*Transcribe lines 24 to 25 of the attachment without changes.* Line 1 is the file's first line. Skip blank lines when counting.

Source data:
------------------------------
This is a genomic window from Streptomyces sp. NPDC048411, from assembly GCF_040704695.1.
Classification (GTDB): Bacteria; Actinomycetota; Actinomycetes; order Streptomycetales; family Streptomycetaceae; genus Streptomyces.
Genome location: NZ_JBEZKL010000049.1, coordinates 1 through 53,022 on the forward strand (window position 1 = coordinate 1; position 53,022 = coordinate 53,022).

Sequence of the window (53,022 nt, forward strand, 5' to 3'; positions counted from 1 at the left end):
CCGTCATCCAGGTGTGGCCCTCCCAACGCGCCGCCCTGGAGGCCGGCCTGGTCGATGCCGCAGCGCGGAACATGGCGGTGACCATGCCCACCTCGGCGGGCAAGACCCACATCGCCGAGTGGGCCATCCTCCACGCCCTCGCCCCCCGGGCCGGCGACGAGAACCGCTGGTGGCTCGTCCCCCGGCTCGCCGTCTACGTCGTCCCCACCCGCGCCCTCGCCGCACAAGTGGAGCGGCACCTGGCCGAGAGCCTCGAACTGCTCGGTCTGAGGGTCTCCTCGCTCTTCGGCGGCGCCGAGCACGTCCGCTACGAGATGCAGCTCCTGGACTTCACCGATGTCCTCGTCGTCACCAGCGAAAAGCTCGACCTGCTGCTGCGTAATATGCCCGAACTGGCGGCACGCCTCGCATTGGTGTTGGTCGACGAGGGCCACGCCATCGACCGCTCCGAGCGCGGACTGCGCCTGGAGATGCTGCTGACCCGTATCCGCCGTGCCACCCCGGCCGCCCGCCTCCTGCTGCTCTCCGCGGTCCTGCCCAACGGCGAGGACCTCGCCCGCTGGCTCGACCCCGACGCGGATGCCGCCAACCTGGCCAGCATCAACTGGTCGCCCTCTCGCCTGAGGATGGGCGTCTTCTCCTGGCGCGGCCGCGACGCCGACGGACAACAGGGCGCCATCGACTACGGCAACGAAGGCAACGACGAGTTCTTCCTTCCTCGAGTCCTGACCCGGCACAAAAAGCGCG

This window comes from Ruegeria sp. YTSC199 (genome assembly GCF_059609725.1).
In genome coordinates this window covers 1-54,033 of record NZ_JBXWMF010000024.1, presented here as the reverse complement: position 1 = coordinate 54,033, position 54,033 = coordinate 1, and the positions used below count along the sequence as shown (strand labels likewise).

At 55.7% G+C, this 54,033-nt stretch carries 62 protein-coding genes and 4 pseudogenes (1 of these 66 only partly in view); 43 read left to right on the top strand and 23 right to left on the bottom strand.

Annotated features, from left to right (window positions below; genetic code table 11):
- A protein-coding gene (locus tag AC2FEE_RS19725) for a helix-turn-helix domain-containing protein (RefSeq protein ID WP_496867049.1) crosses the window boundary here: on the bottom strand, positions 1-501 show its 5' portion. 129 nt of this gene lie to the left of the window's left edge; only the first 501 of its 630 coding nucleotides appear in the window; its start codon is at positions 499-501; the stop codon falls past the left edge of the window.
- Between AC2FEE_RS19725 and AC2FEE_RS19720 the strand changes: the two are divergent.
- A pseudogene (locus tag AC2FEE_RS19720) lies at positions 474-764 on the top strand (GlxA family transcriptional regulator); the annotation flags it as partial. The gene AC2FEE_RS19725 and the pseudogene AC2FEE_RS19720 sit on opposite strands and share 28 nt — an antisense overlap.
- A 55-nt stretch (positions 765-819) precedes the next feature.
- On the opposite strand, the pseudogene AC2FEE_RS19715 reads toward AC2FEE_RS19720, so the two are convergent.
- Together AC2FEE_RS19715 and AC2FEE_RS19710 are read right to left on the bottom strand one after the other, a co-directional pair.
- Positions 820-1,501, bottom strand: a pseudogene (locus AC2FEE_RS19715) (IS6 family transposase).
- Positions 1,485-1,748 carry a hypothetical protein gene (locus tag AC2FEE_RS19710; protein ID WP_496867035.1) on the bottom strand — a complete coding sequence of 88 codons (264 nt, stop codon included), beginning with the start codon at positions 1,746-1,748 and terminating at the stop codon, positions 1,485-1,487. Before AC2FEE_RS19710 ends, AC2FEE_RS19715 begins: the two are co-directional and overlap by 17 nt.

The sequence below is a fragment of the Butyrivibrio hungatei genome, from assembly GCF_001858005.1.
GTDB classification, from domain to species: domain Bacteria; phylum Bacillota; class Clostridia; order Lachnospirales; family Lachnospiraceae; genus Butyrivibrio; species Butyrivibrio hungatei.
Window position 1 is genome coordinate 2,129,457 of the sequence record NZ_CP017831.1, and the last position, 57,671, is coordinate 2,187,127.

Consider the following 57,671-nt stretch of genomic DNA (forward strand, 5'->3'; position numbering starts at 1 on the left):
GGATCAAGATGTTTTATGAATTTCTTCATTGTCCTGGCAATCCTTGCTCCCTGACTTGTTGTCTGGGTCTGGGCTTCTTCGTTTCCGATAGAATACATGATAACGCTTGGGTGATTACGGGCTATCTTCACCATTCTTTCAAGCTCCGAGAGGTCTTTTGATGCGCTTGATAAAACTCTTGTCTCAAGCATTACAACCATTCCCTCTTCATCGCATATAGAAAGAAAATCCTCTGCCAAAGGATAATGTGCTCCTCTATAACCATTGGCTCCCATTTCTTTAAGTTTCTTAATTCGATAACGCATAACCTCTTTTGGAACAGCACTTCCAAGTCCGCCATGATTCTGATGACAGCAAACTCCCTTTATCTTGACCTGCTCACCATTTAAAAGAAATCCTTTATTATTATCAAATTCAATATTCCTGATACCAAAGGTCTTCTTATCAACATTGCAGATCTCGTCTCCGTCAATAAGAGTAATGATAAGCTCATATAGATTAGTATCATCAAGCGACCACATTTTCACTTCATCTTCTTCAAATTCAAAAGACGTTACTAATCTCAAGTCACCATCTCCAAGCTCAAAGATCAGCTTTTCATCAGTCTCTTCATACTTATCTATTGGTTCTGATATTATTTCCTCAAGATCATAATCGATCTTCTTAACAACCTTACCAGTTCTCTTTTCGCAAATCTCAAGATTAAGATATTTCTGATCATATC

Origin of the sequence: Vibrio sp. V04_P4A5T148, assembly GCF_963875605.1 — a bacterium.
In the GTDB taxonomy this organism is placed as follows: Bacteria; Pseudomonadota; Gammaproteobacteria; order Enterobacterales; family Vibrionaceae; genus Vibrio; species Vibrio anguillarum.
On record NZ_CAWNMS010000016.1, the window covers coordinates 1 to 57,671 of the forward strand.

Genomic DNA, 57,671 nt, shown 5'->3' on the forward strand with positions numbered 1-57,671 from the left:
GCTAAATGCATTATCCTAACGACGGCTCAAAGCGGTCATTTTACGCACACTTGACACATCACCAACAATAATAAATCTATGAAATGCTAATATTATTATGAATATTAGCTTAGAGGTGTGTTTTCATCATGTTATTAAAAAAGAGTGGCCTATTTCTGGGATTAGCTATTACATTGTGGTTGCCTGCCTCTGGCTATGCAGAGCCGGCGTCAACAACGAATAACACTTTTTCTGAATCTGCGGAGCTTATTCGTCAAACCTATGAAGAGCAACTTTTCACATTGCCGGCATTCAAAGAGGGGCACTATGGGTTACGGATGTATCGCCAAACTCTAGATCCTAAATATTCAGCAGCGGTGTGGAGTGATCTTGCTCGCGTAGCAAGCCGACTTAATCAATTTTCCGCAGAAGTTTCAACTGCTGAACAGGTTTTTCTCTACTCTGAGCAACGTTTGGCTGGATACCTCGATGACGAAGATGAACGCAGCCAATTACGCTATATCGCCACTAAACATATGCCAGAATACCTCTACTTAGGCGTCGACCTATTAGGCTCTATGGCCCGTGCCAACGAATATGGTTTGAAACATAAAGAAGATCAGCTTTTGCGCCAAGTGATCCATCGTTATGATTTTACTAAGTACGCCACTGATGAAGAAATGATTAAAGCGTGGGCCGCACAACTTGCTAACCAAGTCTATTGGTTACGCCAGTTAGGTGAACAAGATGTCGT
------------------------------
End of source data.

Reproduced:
In the GTDB taxonomy this organism is placed as follows: Bacteria; Pseudomonadota; Gammaproteobacteria; order Enterobacterales; family Vibrionaceae; genus Vibrio; species Vibrio anguillarum.
On record NZ_CAWNMS010000016.1, the window covers coordinates 1 to 57,671 of the forward strand.